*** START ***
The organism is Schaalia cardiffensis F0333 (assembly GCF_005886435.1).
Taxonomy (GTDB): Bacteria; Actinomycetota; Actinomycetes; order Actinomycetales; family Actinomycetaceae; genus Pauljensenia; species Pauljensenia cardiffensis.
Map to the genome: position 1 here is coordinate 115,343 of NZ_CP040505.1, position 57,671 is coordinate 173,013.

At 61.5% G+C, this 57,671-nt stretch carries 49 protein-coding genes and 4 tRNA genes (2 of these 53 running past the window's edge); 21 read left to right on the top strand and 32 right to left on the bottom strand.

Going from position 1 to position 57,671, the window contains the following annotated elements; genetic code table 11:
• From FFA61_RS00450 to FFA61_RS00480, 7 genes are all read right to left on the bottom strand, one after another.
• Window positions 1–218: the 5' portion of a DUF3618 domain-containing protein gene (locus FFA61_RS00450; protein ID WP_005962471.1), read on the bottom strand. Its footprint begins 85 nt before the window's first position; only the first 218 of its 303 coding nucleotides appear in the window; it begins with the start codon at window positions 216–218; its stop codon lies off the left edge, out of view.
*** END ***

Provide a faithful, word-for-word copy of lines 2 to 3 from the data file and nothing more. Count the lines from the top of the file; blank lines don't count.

Taxonomy (GTDB): Bacteria; Actinomycetota; Actinomycetes; order Actinomycetales; family Actinomycetaceae; genus Pauljensenia; species Pauljensenia cardiffensis.
Map to the genome: position 1 here is coordinate 115,343 of NZ_CP040505.1, position 57,671 is coordinate 173,013.